Although there is such a pervasive need for surgeons, they are not spread around the world evenly. Thirty percent of the world’s population receives 75% of the world’s surgical procedures. The poorest third of the world receives only 3% to 5% of all surgical procedures, that study found.
In some countries, the maternal death rate is as high as 10%, according to the study. It also has been estimated that, in pregnancies, about 10% will require Caesarean section and yet, in these countries, only about one in 20 women who need a C-section will have it available. So you can see that surgical disease qualifies as a major public health issue, Dr. Smith said.
The number of surgeons in African countries is severely low. In the United States, it has been estimated that there is one general surgeon for roughly every 17,000 residents. That doesn’t include surgeons who perform only specialized procedures.
In Kenya, that ratio is estimated to be 1:101,587; in Zimbabwe, 1:142,857; in Uganda, 1:270,000; and in Malawi, 1:800,000. In Mozambique, where there is one surgeon for every 305,085 people, 41 of the 59 surgeons in the country were expatriates who could pack up and leave at any moment, Dr. Smith said.
A big problem in countries in sub-Saharan Africa is that even the doctors who are trained there tend not to stay there, Dr. Smith said. Zambia has kept fewer than 10% of the 600 doctors trained there between 1978 and 1999. Ghana lost 630 doctors, plus more than 11,000 other health care professionals, between 1993 and 2002.
A recent survey of Nigerian medical students showed that more than 60% of them planned to emigrate after their training. And 17,260 African doctors and nurses joined the National Health Service in the United Kingdom in 2007, Dr. Smith said.
But, said Dr. Smith, the emigrating doctors can hardly be blamed. Physicians in sub-Saharan Africa sometimes make just $1000 a month, have to worry about their personal safety, and often do not have basic medications and surgical supplies. So when a recruiter comes calling, the temptation to leave is strong.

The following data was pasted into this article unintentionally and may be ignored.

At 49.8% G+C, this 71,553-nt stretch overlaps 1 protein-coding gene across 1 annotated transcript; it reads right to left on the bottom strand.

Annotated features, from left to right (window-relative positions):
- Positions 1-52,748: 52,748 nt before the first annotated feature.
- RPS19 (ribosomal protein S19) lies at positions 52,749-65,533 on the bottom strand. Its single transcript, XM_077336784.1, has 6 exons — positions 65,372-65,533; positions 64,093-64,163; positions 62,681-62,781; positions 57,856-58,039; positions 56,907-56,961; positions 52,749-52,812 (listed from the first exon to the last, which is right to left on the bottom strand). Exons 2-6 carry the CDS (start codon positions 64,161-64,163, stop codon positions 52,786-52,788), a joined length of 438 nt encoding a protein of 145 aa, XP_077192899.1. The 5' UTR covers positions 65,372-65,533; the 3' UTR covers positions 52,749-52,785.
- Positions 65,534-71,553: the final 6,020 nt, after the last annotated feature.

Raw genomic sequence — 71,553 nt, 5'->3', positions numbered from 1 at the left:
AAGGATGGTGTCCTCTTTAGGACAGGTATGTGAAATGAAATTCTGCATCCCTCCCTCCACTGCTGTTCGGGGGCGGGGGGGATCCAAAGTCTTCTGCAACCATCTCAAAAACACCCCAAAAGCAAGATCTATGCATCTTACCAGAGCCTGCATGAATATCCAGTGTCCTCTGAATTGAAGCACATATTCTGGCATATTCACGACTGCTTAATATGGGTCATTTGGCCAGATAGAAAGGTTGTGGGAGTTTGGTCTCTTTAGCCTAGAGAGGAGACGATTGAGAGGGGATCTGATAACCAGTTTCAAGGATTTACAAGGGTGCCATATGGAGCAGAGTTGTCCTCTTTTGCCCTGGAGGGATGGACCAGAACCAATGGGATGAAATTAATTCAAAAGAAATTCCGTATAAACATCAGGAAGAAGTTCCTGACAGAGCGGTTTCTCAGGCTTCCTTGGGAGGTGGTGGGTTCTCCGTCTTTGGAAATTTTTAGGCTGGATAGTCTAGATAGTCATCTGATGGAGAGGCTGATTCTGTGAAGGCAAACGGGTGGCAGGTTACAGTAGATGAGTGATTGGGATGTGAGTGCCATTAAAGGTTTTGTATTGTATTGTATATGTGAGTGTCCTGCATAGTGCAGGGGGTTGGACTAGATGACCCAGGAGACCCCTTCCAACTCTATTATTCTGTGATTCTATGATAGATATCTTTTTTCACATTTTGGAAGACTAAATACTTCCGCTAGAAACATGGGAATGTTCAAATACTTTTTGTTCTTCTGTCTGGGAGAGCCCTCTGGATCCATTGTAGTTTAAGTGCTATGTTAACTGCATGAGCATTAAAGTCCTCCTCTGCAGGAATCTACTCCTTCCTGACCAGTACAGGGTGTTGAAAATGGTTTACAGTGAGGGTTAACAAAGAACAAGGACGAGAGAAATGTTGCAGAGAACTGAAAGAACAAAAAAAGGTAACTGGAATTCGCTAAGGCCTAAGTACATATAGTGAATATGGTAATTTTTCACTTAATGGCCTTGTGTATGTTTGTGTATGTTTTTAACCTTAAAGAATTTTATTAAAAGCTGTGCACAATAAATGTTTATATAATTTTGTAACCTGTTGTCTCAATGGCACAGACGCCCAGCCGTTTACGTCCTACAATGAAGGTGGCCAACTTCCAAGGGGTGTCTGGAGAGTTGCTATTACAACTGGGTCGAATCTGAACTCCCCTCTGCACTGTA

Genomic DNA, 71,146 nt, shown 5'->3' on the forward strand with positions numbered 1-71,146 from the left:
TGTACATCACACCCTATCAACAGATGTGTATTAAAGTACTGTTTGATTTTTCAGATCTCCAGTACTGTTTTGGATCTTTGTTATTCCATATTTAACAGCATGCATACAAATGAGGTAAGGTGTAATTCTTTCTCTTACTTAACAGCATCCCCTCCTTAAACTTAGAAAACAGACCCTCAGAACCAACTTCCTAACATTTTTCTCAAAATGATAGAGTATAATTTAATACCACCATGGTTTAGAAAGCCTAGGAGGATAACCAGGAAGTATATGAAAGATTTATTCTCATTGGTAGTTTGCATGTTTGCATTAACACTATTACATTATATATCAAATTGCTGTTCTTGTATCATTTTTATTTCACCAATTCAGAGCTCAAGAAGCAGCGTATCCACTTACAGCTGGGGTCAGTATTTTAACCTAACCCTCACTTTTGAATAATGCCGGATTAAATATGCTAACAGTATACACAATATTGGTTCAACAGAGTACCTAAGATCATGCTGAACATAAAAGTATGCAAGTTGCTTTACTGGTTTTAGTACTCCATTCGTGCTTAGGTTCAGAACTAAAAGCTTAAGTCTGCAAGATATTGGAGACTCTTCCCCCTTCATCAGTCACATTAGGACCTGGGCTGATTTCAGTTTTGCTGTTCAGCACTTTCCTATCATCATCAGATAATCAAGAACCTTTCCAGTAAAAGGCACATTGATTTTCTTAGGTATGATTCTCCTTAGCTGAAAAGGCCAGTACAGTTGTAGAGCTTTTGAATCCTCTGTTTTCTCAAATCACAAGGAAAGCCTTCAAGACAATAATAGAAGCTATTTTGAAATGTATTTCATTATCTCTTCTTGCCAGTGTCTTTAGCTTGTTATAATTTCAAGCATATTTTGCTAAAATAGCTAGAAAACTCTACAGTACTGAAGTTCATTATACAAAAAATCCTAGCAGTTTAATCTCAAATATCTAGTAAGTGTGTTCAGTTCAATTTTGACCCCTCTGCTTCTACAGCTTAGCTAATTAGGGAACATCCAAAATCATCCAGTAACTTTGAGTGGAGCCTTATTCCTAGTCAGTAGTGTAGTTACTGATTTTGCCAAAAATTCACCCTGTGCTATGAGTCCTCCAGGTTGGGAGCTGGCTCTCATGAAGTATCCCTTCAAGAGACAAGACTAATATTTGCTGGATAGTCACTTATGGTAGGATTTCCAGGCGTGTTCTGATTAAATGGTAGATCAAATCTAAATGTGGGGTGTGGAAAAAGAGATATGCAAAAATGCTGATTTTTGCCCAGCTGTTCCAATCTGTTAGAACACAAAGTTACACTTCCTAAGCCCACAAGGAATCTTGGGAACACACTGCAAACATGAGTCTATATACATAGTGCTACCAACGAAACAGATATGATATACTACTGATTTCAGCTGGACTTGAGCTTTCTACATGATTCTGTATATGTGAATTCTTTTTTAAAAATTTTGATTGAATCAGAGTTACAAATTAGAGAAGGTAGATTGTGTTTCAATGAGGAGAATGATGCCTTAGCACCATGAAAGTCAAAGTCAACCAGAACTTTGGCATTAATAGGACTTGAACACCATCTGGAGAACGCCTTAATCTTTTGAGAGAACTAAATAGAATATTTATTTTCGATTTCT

Why do people leave? I think it can be summed up in this one word: opportunity, Dr. Smith said. Would you or I stay? Of course not. Does that mean I don’t think we should help? No, I don’t think so.
-James D. Smith, MD
Movements Toward Change
There is work being done to try to change things.
The Pan-African Academy of Christian Surgeons (PAACS) has training centers fanned out across Africa to try to educate new surgeons. In 2002, there were just one program and only a few residents in training. In 2009, it is projected that there will be nine programs and more than 30 residents participating. Training sites are now located in Kenya, Ethiopia, Uganda, Nigeria, Cameroon, Bangladesh and Gabon. As of mid-2009, 10 African surgeons had graduated from PAACS programs and more were expected to graduate by year’s end. Five are practicing in their home countries.
The programs rely on visiting faculty. Those who volunteer use an English language curriculum and include surgeons of all specialties, as well as gastroenterologists, anesthesiologists, radiologists, and pathologists. The terms of service run from two weeks to six months.
Medical Education International, another group giving time to overseas training, sends teams of graduate physicians and dentists oversees to train, teach, and mentor other medical professionals. The aim is to build relationships with overseas colleagues to help them improve the health care of their own populations, including that of Kenya, where Dr. Smith has worked.
We’ve modified the courses to be more relevant to the countries that they’re in, Dr. Smith said. And one of most rewarding parts of this is that in the last two or three years we’ve been training the national physicians to give these courses, and they are now starting to do them around the country and want to start to do them in the countries around Kenya.